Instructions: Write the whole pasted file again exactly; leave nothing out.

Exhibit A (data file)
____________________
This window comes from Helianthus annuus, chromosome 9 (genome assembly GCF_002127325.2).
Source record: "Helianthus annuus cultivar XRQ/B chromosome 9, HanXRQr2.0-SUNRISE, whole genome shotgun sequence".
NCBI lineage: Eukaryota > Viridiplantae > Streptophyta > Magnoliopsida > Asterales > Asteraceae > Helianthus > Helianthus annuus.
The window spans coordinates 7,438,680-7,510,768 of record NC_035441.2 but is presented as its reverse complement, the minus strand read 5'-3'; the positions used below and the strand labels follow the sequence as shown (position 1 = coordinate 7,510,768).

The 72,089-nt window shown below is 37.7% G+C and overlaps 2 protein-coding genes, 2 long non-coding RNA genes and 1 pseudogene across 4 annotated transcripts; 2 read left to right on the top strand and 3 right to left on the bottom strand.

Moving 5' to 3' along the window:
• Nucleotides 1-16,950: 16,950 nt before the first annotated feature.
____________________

This window comes from Helianthus annuus, chromosome 9 (genome assembly GCF_002127325.2).
Source record: "Helianthus annuus cultivar XRQ/B chromosome 9, HanXRQr2.0-SUNRISE, whole genome shotgun sequence".
NCBI lineage: Eukaryota > Viridiplantae > Streptophyta > Magnoliopsida > Asterales > Asteraceae > Helianthus > Helianthus annuus.
The window spans coordinates 7,438,680-7,510,768 of record NC_035441.2 but is presented as its reverse complement, the minus strand read 5'-3'; the positions used below and the strand labels follow the sequence as shown (position 1 = coordinate 7,510,768).

The 72,089-nt window shown below is 37.7% G+C and overlaps 2 protein-coding genes, 2 long non-coding RNA genes and 1 pseudogene across 4 annotated transcripts; 2 read left to right on the top strand and 3 right to left on the bottom strand.

Moving 5' to 3' along the window:
• Nucleotides 1-16,950: 16,950 nt before the first annotated feature.